Author Archives: michelebanks1

Art of Science: A Moth’s Brief Life in Art


Artist Elsabé Dixon grew up raising silkworms in cardboard boxes as a child in South Africa.  Now based in Virginia, Dixon has made her childhood hobby the source of her art, now on display in a unique residency and installation called LIVE/LIFE at Arlington’s Artisphere through February 22.

In the Artisphere studio, Dixon and helpers first constructed an environment for domesticated silkworms (Bombyx mori) to live out a life cycle – hatching from eggs to caterpillars, eating mulberry leaves, spinning cocoons, pupating, mating and dying – and then created sculpture using what was left behind, including twigs, empty cocoons, salt and even silkworm poop.

Detail from LIVE/LIFE, Elsabe Dixon, Mixed Media, 2014-15

Detail from LIVE/LIFE, Elsabe Dixon, Mixed Media, 2014-15

Dixon sees the life cycle of the Bombyx mori – the only truly domesticated insect in the world – as a means of investigating many aspects of life. The first and most obvious is the ephemeral and ever-changing nature of life, but the work examines many other issues, including our relationships with society, nature and the built environment.

There are no barriers between the insects and the audience here. Visitors in the earlier months of the residency were free to touch the caterpillars and the moths. When I visited earlier in January, the moths were all dead, but I was able to touch the silk cocoons left behind.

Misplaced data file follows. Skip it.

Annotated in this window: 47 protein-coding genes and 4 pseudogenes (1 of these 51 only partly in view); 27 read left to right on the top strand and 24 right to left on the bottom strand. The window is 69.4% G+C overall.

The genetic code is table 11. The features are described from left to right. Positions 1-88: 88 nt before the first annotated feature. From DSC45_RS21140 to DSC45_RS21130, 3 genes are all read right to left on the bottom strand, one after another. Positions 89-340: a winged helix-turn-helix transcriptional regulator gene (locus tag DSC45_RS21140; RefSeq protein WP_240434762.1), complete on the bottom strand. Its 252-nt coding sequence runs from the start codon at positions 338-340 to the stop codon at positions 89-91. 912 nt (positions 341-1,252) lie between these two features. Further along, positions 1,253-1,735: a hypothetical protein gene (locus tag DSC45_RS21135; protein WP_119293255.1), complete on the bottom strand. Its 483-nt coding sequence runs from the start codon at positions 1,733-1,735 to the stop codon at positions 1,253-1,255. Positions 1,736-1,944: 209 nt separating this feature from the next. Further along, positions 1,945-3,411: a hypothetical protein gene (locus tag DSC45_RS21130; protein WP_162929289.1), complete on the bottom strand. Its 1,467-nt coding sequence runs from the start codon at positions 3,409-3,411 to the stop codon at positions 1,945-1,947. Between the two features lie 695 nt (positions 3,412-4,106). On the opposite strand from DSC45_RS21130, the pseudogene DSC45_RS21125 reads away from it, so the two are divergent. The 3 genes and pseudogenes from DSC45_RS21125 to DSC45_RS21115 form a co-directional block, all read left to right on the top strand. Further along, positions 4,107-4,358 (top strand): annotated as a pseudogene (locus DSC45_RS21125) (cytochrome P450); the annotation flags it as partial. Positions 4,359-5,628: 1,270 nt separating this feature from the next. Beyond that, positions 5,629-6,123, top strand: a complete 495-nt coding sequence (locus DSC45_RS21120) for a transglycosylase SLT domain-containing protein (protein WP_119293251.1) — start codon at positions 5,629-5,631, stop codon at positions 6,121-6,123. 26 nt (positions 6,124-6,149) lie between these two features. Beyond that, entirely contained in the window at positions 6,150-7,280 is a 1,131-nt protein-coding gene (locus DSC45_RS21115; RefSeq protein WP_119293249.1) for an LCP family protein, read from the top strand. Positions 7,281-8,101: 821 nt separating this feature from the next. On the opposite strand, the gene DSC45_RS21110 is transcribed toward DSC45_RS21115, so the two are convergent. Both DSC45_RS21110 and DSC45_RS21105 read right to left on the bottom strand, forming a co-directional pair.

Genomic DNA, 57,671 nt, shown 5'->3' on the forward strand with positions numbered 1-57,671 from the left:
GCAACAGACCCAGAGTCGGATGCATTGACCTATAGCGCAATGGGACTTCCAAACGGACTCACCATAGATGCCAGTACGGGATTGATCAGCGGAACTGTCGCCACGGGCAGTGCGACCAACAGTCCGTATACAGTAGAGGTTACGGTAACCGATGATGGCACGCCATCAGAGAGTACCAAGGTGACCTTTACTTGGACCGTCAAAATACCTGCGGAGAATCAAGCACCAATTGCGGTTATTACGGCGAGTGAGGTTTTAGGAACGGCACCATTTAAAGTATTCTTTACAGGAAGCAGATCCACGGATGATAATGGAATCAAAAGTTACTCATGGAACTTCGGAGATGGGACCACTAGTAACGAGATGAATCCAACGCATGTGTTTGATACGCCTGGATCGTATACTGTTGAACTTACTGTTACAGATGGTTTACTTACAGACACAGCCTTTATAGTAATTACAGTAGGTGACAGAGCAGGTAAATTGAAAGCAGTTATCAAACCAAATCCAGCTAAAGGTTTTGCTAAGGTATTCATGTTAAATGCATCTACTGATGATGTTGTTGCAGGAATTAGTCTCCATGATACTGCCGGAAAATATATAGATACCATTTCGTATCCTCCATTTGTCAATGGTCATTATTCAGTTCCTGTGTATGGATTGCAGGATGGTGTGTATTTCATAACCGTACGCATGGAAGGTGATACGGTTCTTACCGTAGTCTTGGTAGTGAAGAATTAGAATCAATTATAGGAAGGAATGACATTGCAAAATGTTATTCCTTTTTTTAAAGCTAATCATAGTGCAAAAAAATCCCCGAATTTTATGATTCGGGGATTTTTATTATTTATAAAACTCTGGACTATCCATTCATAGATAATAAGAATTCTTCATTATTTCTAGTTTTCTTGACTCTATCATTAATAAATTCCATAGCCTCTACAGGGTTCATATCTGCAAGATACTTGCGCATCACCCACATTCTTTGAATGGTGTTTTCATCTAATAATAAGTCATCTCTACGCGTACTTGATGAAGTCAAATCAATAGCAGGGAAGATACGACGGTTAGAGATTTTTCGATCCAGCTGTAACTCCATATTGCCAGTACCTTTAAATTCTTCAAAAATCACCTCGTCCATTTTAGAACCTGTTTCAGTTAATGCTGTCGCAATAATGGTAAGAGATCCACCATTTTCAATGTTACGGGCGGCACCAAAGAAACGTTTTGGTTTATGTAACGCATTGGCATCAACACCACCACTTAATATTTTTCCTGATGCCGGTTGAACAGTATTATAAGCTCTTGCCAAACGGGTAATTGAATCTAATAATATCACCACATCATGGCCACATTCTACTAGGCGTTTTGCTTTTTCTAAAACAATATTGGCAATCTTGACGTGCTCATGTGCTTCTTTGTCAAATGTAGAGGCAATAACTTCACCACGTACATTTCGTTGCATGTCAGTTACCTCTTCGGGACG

The sculptural installation that Dixon has constructed, first for the silkworms to live in and then using their products and detritus, is based on microscopic photographs of silkworm particles. Made from materials including rubber, cut-up cardboard paper towel  tubes, discarded silk cocoons, mulberry branches and, yes, piles of caterpillar poop, the installation looks organic, natural, and utterly at home in its modern-art setting.

LIVE/LIFE is open to the public Thursday and Friday evenings as well as Sunday afternoons, when the artist welcomes visitors to join in conversations with her and others in the field of art, medicine, engineering and food production.


Science Caturday: Yep

antigravity cat

The Art of Science: Transparency vs. Openness

David Spriggs, Profile, Type A - Briefcase, 2014, Glass

David Spriggs, Profile, Type A – Briefcase, 2014, Glass and Lucite

Transparency, both physical and metaphorical, is the central preoccupation of David Spriggs’ artwork. In his 2014 exhibition, Transparency Report, he took classic 21st-century images of personal possessions inside a security scanner and turned them into haunting and gorgeously crafted art.

Spriggs creates his artwork by layering  images in space – in this case by engraving multiple sheets of glass which are displayed in spaced layers in lucite cases to reveal the three-dimensional forms.  While we generally link the idea of transparency with openness and honesty, these works reveal a darker side of transparency, in which individuals give governments and corporations the right to literally see through us and our personal belongings.